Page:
Ian Dallas’ The Book of Strangers
Ian Dallas, now known as Shaykh Abdalqadir as-Sufi of the Murabitun Worldwide Movement, is a Scotsman who converted to Islam in 1963, and began studying Sufism with the Darqawi Order in Morocco under Shaykh Muhammad ibn al-Habib. “The Book of Strangers,” which was first published in 1972, is set in an unidentified time and place, although it is clearly a Western nation at some point in the future. The book’s unnamed narrator is a university librarian who lives in a society which has become completely secular, apart from the wild desert zones where nomads are allowed autonomy (it is suggested that these desert nomads are Bedouin, although they are never called so by name). The books in libraries are no longer accessible except to a very select few librarians, while the average reader is given access only to information on a specified topic that has been preprocessed by the library’s computer. The narrator finds himself longing for something in his life that he cannot himself identify, and he can find no answers among the neurotic, disturbed intellectuals with which he has surrounded himself at the university. He eventually discovers some ancient Sufi writings in the library, and, although baffled by them at first, decides that these are ushering him to the path that he must take to quell his longings. After a series of mystical signs and suggestions, he decides to take a sabbatical during which he sojourns in (although never identified by name in the text, it can be identified through subtle hints) North Africa. There, he soon discovers Islam and becomes a Muslim, and then enters a Sufi order, where he discovers a meaning to life and a type of knowledge that he could never have found during his life at the university.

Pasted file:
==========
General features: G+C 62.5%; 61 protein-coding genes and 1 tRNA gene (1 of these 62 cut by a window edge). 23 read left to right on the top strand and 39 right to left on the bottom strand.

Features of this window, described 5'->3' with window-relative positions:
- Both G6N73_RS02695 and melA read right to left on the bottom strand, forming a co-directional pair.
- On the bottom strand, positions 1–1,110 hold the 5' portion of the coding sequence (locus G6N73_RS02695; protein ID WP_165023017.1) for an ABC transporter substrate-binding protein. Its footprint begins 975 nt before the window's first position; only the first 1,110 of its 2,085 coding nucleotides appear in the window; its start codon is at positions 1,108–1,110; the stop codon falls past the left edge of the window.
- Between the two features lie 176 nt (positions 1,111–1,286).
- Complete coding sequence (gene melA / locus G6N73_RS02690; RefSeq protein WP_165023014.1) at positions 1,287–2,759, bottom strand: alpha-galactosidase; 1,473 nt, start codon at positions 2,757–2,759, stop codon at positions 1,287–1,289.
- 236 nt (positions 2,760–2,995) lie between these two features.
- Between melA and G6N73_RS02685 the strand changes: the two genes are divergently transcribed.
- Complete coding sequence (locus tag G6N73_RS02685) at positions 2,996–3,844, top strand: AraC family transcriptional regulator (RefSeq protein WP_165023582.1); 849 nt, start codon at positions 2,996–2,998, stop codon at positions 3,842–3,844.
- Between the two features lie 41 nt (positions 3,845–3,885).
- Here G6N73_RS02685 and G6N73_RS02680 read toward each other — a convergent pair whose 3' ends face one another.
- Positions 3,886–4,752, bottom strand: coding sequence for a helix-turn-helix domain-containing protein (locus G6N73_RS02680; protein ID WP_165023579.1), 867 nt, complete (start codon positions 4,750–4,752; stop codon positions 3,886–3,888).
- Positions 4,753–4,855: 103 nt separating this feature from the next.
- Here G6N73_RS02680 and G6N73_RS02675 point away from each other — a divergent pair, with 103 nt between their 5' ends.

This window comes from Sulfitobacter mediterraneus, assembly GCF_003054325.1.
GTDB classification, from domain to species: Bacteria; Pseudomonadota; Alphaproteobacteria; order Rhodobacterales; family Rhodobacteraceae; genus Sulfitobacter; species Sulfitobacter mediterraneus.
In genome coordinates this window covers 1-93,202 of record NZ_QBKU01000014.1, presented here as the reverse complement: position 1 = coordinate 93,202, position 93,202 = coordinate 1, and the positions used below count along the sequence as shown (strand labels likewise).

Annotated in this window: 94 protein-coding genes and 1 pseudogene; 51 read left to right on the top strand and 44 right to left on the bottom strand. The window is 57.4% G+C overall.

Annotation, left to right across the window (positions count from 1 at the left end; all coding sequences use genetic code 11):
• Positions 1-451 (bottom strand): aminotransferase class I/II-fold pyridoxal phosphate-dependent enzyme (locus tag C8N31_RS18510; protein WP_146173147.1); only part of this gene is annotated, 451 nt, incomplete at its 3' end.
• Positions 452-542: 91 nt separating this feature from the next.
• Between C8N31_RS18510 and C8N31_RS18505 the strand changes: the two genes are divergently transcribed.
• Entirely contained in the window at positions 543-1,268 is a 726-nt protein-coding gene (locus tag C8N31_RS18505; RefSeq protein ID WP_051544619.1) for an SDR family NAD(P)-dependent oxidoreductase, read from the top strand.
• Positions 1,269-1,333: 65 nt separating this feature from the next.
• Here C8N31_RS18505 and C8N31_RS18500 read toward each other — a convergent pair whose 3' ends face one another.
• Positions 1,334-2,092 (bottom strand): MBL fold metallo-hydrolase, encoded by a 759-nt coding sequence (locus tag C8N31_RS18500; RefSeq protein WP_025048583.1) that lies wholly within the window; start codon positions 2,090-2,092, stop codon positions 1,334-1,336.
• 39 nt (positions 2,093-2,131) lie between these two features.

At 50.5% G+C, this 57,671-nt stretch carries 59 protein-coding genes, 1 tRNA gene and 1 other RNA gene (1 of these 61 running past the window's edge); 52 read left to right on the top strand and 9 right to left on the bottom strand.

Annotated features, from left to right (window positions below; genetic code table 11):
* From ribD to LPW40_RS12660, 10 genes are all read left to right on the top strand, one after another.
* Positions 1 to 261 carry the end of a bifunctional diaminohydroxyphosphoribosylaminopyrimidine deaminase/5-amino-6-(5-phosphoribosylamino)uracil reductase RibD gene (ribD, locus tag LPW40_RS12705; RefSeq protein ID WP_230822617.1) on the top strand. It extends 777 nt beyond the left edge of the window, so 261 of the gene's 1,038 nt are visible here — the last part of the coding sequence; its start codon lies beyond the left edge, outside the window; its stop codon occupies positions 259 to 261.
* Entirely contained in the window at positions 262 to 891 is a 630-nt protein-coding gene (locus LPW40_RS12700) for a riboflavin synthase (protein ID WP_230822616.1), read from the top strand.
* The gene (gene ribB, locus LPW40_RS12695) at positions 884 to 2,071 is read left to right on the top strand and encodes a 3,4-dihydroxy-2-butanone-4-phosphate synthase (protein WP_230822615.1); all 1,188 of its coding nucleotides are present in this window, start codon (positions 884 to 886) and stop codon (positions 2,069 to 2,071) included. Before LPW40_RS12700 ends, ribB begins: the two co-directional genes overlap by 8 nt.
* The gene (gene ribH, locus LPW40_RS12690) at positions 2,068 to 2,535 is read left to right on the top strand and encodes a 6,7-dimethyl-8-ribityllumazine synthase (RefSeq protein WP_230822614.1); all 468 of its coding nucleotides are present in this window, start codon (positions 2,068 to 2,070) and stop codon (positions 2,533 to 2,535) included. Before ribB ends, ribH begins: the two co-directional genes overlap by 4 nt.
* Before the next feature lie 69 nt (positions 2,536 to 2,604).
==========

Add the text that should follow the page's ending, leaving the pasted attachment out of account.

[Thanks to John M for the synopsis.]